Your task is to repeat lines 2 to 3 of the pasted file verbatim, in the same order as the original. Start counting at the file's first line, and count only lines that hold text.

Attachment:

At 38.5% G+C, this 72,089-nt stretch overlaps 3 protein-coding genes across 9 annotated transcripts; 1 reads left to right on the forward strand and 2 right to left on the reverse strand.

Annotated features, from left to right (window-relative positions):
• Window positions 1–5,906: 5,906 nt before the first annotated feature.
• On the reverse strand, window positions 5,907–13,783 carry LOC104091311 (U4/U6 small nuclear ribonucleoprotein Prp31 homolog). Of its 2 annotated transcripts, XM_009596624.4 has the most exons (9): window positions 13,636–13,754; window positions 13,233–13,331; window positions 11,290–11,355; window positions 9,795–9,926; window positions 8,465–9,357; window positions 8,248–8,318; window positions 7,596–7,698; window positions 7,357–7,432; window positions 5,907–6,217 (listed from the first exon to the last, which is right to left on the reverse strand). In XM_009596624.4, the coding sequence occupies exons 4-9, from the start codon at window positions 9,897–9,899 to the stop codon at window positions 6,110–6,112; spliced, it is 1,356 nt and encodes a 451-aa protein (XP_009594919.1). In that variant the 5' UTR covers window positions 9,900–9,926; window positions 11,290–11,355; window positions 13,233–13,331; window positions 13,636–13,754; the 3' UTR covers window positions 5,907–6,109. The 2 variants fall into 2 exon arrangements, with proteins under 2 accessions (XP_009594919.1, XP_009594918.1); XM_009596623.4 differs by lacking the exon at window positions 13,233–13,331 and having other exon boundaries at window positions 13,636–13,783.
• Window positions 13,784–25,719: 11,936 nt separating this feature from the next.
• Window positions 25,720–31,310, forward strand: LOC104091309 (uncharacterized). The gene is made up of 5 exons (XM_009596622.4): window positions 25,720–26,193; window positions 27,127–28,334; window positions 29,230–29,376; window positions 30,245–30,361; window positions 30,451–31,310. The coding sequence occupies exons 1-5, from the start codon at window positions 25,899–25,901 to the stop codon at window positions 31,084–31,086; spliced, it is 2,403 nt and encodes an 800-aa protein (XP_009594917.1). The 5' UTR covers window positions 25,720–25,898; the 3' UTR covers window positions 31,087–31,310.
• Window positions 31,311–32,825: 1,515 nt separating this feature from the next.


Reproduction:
Annotated features, from left to right (window-relative positions):
• Window positions 1–5,906: 5,906 nt before the first annotated feature.